Specter appeared to be on a collision course with Senate Majority Leader Bill Frist (R-Tenn.), who strongly defended President Bush's surveillance policies. "We'll discuss whether or not hearings are necessary," Frist told reporters. But Specter spokesman Bill Reynolds said the chairman ultimately decides which hearings are held...
But Senate Intelligence Committee Chairman Pat Roberts (R-Kan.) said Congress is adequately briefed and "calls for further oversight are unnecessary."
"To suggest that there's some sort of coverup is not correct, and the motivation of those who would suggest otherwise is obvious," Sen. John Cornyn (R-Tex.) said at yesterday's Judiciary Committee hearing where Feinstein and others spoke. "We need to be conscious of what's at stake: the security and safety of the American people."
Specter is still angry about Justice Department stonewalling of his investigation of how they handled the legal issues in the warrantless eavesdropping that was already revealed:
Some members of Congress also reacted angrily to the news that the ethics office at the Justice Department had been refused the security clearances necessary to conduct a planned investigation of department lawyers who approved N.S.A.'s eavesdropping.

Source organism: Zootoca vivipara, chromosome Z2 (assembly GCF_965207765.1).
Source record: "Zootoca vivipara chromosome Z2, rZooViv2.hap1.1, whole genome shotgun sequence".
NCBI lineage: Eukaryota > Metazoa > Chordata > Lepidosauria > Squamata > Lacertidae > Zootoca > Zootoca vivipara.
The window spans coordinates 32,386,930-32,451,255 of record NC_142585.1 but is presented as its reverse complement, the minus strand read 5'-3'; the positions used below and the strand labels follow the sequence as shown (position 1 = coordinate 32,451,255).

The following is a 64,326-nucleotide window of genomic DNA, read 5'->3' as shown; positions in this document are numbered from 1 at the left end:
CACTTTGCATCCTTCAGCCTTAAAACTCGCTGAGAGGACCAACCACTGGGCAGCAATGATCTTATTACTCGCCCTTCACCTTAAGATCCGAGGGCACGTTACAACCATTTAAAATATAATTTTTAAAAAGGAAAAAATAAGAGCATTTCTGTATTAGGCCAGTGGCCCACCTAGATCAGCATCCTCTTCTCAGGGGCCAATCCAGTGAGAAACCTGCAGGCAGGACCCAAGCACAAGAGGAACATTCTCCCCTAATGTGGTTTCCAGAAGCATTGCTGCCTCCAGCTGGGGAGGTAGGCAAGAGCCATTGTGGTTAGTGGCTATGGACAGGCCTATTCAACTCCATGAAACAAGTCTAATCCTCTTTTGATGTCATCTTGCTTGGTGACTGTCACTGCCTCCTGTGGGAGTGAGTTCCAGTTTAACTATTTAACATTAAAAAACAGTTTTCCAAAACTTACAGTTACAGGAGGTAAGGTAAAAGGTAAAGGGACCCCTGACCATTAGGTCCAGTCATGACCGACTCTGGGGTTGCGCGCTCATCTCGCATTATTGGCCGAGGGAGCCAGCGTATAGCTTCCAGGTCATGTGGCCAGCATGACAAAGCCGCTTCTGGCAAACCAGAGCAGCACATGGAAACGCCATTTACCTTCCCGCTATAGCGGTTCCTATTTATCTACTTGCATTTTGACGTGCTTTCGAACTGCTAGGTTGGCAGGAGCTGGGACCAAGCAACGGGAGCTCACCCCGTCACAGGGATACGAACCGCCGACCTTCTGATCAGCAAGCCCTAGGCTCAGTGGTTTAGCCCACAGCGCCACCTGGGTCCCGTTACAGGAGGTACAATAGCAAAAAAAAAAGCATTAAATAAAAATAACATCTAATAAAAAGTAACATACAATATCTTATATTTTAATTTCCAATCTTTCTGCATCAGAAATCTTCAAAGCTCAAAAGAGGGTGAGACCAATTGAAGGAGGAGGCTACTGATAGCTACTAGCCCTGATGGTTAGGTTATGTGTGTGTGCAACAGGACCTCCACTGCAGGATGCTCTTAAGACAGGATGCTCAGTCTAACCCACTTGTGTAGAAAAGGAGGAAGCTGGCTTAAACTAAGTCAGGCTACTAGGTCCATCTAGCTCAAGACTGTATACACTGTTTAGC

Mr. Specter called the denial of clearances to the department's own investigators "incomprehensible" and said he and other senators would ask that the clearances be granted to employees of the department's Office of Professional Responsibility.
The extra-legal NSA warrantless eavesdropping program opens a whole bunch of questions about how the U.S. evolved in a short period of time into a national security state.
The upcoming confirmation hearings for General Michael Hayden to be the director of the CIA will, in theory, provide a perfect forum for addressing the pertinent issues. However, it can be guaranteed that Gen. Hayden will refuse to respond to such questions, citing national security.